- Star Wars Legends: In Darksaber, Admiral Daala gets all the Imperial warlords together for a conference and then gasses them so she can assume control over all their forces. She does make an honest effort to tell them her plan and get them to sign on willingly; since Imperial leaders strongly tend to be short-sighted egomaniacs, it rapidly becomes clear that it'd be easier just to kill them all and do it herself. When she did and then failed miserably in her campaign against the New Republic, she fled in a huff and left the Empire to Vice Admiral Pellaeon, the shining exception to the rule, who only killed board members if they attacked him.
- Babylon 5: In Season 4, the new Centauri Emperor, Carthagia allows the Shadows to set up a base on the Centauri homeworld. The bill passed in the Centaurum but several of the Ministers/Senators tried to downvote it. What happened to these dissenters? They were beheaded, and their heads displayed inside Carthagia's secret room where he talks to them at night.
- Daredevil (2015): In Season 3 Episode 9, Wilson Fisk has the crooked FBI agents on his payroll round up a bunch of crime bosses and bring them all to a round table at a restaurant. Once they're all assembled, Fisk makes his appearance and announces that he'll sell them his protection from federal prosecution in exchange for a 20% tax on all of their profits. One of the bosses, Everett Starr, takes offense at the proposal, and refuses to buy in. Fisk promptly has him killed on the spot by Dex, and raises the tax to 25%, which makes the remaining gangsters quickly cave and agree to pay.
Everett Starr: I don't know how you keep that suit white with all the bullshit you pack into it. I know what this. We all know what this is! You want us to confess to something that buys you another month in that hotel suite you conned yourself into! No. You can count me out![On cue, Dex enters the room, dressed in his Daredevil costume note , and lobs a baton that hits Starr right in his forehead. Starr pitches face forward, dead, and a pool of blood spreads out across the table. Fisk calmly stares at the pool of blood and clears his throat]Wilson Fisk: ...The tax is now 25%.
- Doctor Who:
- "Aliens of London": In a variant, General Asquith is murdered by the Slitheen who have secretly taken over the British government, in the Cabinet room, after they reveal themselves to him. They don't tell him anything, either. All of this is witnessed by Harriet Jones (MP, Flydale North), hiding in a nearby closet.
- "The Sound of Drums": The Master kills his entire Cabinet on his first day as Prime Minister. In a variation that plays even more to office fantasies, he doesn't explain anything; he just insults them (hilariously) and then gasses them to death. Read the full exchange on the quotes page.
- Game of Thrones really likes this trope:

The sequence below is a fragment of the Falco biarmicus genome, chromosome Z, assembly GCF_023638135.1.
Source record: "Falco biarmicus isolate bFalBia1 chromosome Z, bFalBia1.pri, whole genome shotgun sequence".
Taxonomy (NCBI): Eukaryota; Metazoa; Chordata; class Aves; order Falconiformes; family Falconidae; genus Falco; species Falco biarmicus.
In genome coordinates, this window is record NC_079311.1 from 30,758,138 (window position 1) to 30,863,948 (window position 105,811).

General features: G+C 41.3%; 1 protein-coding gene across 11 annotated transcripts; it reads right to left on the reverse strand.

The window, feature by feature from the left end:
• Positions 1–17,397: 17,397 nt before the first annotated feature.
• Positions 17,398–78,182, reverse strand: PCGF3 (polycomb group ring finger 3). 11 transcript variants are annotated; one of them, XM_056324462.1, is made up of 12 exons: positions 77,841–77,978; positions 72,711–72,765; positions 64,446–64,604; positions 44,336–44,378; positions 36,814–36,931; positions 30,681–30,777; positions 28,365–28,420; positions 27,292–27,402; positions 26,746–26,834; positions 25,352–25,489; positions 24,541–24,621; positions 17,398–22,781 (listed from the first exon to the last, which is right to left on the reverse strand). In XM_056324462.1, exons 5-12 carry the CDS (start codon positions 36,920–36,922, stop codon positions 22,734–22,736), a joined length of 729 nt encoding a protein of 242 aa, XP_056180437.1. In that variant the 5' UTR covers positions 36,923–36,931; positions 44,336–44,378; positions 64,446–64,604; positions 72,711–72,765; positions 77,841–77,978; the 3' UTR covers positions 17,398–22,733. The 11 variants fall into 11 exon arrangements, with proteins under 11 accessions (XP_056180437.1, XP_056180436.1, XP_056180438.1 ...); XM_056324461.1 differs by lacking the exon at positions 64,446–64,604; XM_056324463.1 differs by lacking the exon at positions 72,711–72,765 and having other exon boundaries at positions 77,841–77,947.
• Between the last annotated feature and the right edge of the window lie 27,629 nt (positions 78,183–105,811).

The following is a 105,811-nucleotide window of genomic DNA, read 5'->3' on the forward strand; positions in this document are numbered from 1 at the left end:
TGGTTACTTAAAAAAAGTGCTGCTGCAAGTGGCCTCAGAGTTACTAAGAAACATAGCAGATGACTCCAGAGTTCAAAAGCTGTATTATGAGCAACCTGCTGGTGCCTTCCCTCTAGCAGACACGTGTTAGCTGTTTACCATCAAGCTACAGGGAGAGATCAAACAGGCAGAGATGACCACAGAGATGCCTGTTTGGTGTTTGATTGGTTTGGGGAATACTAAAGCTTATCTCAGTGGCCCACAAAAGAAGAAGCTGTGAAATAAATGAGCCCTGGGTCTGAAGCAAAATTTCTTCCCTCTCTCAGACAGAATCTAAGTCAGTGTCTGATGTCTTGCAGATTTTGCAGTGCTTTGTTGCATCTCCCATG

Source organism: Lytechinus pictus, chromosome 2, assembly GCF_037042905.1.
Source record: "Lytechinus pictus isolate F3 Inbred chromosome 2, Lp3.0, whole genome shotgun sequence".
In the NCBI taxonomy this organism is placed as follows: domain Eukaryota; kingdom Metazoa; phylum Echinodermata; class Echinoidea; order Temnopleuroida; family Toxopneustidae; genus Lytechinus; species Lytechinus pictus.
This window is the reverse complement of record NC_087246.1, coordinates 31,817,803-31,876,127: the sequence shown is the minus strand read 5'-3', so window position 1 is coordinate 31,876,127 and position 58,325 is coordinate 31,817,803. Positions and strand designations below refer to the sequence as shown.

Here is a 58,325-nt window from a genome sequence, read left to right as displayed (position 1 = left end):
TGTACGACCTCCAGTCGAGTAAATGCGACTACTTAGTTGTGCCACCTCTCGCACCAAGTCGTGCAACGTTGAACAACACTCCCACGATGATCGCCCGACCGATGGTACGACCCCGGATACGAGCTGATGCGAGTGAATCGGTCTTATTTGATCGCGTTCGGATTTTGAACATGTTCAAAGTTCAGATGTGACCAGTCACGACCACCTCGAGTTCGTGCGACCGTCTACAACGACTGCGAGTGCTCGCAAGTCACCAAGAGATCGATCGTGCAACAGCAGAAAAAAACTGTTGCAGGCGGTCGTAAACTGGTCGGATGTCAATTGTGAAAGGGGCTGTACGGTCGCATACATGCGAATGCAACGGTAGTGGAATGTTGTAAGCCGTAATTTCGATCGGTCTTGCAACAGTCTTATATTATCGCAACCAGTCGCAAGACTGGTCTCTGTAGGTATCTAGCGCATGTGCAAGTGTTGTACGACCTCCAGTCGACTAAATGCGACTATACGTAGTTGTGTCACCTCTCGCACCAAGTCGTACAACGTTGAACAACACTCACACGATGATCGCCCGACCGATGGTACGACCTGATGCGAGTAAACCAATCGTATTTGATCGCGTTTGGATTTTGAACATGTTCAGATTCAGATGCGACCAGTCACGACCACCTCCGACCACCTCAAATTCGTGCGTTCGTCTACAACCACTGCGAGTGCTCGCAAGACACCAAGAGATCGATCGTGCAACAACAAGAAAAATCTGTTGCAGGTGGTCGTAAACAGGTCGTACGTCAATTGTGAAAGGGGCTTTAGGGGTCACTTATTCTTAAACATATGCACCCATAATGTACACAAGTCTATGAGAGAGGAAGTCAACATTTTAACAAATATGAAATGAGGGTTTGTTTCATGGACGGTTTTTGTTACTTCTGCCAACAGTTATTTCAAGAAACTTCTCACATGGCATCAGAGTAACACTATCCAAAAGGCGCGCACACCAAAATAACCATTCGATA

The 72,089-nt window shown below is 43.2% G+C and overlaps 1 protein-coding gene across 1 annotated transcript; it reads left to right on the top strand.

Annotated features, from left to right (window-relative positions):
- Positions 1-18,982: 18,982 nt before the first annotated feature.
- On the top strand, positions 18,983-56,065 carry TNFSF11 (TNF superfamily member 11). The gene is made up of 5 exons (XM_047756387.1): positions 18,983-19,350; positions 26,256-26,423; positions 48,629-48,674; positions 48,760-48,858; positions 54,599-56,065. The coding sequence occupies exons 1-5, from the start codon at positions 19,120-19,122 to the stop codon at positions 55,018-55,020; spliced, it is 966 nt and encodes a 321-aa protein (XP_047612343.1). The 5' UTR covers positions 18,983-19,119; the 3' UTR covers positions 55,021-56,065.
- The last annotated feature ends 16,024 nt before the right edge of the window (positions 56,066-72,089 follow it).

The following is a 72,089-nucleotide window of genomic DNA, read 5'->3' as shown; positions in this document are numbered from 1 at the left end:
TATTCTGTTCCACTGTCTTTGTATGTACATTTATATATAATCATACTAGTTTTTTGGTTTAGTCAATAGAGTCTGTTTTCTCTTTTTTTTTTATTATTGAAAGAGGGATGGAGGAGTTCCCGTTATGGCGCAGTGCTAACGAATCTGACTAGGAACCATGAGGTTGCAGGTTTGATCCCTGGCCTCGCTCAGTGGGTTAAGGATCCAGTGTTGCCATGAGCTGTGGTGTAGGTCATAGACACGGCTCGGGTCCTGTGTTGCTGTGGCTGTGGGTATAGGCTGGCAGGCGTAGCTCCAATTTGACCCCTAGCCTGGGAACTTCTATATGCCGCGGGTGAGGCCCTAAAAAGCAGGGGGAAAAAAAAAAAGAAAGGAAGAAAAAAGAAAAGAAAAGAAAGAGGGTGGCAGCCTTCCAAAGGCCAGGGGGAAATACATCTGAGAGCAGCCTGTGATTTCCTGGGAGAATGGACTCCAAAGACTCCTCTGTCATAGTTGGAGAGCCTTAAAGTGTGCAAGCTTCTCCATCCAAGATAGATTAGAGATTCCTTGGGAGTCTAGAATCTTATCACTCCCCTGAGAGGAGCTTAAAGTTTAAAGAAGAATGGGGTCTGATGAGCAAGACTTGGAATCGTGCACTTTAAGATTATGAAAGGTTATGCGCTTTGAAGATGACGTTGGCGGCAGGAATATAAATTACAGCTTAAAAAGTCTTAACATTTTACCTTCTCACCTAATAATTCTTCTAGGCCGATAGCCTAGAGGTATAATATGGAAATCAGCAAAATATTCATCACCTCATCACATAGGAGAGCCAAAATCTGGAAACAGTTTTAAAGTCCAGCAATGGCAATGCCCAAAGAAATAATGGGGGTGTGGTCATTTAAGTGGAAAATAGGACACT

- Xaro Xhoan Daxos names himself King of Qarth by calling a meeting of the ruling merchants in the city and having Pyat Pree slice all their throats.
- In Season 6, Daenerys is brought before the assembled Khals, where they discuss what to do with her after her disobedient streak. They decide to rape her and then toss her as punishment... except Dany has other plans. She has them trapped in a hut made of wood and thatch, barred from the outside, with braziers not secured to the floor, and she's immune to heat injury.
- In Season 7, Arya Stark impersonates Walder Frey after having assassinated him in Season 6. She summons all the male members of House Frey to the Twins for a feast, and poisons them all while giving them a stealth "Reason You Suck" Speech disguised as praise from their lord.
- The Gifted (2017): Season 2 opens with Reeva Payge and the Frost Sisters attending a meeting of the Hellfire Club's Inner Circle, who call them out on the former's approval of the latter's extremist actions in the previous season. Deciding that the others are no longer useful to her plans, Reeva proceeds to paralyze them with her powers, allowing the Frosts to execute them. This paves the way for Reeva to assume supreme leadership of the organization.
- Luke Cage (2016): In Season 1 Episode 9, an instance happens that's similar to the Daredevil example. In this case, with her murder of her cousin Cottonmouth, Mariah Dillard needs to keep his business going. She has Cottonmouth's longtime business partner Domingo Colon agree to set up a meeting with Harlem's other gang bosses at his boxing gym so Mariah can sell off Cottonmouth's assets to them. Diamondback crashes the meeting and, after killing their guards outside, proceeds to kill all of the bosses assembled around the table except for Mariah and Shades (who he needs as business partners to help him get his Judas bullets sold on the streets), and Domingo (because the meeting is on his turf, and also so he can pass word to others as to what happens when you double cross him).